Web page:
The Energy Interplay System Within The 20 Metre Beep Test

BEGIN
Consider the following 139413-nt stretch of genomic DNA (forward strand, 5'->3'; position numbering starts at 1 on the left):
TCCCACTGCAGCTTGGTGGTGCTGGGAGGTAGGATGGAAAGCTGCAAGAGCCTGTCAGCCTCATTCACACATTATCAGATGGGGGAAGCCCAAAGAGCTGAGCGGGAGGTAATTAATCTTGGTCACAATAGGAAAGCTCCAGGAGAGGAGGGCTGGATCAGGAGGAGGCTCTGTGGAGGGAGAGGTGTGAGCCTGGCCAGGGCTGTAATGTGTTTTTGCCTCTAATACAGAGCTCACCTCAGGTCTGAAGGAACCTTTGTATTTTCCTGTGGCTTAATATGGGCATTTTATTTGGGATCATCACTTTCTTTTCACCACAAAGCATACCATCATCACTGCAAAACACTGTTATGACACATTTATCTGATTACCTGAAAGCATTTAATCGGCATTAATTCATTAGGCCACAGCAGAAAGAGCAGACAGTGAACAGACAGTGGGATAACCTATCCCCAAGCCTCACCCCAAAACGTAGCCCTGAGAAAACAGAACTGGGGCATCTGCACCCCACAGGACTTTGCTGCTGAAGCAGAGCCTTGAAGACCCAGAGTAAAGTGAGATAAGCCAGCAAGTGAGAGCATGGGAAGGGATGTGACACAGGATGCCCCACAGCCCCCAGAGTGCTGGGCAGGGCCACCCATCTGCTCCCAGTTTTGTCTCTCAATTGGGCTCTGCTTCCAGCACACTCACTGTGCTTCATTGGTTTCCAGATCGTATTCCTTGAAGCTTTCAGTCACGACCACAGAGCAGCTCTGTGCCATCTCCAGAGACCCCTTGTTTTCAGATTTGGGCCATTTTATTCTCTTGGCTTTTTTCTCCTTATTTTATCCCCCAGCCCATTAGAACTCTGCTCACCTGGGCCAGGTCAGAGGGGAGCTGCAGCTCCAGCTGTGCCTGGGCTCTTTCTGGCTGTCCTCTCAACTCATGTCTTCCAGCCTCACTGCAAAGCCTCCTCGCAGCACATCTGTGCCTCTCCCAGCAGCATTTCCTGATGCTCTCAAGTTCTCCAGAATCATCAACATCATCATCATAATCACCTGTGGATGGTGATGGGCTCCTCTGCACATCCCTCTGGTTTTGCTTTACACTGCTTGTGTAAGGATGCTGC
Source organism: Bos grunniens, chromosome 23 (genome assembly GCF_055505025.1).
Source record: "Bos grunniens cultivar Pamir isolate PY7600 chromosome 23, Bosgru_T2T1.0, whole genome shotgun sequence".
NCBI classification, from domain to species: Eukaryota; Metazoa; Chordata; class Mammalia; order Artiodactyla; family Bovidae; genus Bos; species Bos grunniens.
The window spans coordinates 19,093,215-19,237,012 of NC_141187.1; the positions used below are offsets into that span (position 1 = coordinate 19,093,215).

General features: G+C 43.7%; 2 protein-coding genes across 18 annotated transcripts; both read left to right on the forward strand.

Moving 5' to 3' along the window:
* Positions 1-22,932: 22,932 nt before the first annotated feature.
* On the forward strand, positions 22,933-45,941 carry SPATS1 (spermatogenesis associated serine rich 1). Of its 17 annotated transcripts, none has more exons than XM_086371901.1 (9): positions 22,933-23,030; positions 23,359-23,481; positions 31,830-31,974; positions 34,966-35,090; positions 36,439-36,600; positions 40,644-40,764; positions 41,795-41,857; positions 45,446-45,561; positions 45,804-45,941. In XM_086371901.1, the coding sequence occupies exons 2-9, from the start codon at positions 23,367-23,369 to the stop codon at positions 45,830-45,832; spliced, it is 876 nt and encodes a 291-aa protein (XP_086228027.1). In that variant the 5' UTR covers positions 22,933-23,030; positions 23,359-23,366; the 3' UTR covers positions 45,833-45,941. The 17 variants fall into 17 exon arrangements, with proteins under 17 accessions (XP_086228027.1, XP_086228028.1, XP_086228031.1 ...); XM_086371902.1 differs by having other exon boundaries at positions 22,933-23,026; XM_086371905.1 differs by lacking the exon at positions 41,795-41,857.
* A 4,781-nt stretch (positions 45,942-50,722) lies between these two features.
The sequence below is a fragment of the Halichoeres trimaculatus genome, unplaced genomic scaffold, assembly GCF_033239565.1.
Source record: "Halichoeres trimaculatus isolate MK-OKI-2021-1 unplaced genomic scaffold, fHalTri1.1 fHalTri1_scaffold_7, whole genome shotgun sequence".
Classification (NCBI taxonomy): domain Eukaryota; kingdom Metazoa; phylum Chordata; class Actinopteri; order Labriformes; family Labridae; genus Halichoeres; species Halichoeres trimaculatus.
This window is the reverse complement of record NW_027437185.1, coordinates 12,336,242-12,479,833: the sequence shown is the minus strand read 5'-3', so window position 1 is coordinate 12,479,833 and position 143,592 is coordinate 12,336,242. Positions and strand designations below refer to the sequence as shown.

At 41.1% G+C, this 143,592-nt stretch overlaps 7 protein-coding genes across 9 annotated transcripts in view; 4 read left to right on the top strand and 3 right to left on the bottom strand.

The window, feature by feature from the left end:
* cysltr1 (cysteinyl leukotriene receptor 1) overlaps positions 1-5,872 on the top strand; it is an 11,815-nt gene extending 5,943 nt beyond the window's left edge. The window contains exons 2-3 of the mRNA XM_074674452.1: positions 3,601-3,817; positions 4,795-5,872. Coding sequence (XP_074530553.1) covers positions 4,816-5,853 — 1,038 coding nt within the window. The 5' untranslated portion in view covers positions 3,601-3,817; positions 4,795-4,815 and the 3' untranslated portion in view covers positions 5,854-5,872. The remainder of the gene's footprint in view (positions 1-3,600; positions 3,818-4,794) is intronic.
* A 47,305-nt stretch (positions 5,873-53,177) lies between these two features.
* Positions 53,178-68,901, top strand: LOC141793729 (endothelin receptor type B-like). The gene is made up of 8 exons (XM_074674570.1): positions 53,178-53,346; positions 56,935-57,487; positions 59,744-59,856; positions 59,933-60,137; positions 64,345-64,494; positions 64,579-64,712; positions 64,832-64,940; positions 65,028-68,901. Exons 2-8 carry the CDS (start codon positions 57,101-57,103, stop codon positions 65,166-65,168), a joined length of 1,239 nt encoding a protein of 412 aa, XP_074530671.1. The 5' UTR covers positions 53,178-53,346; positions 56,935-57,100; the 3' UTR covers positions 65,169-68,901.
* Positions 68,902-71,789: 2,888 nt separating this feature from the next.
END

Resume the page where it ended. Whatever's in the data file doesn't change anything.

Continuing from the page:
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This report will discuss the work of the energy interplay system in relation to a subject’s result in the 20 metre beep test . Energy system interplay refers to the work done by the three energy systems (ATP-PC, Anaerobic and Aerobic) to provide the body with the necessary amount of adenosine triphosphate (ATP) to complete certain physical activities depending on their intensity and duration. As stated before the three energy systems used by the body are the ATP-PC, anaerobic glycolysis and aerobic system. The ATP-PC and anaerobic glycolysis system (also known as lactic acid system) are anaerobicly based meaning that they don’t need a sufficient amount of oxygen to produce ATP. The aerobic system requires oxygen to produce ATP hence its name. All three system have fuels’ which produce energy. The ATP-PC uses phoso creatine and creatine phosphate, the lactic acid system uses glycogen and the aerobic system uses glycogen and triglycerides . Glycolysis refers to the breaking down of glycogen to from glucose which is used in ATP. The beep test is the subject received a score 13.5, this meant that the subject covered a distance of 2460 metres and ran for a period of 13 minutes and 2 seconds. Their starting heart rate was 110 and they reached a maximum of 197. Lastly their final rate of perceived exertion (RPE) was 9 meaning they found themselves working ‘really, really hard’ and at maximum intensity at the completion of the test. Figure 3 showcases a interval to interval

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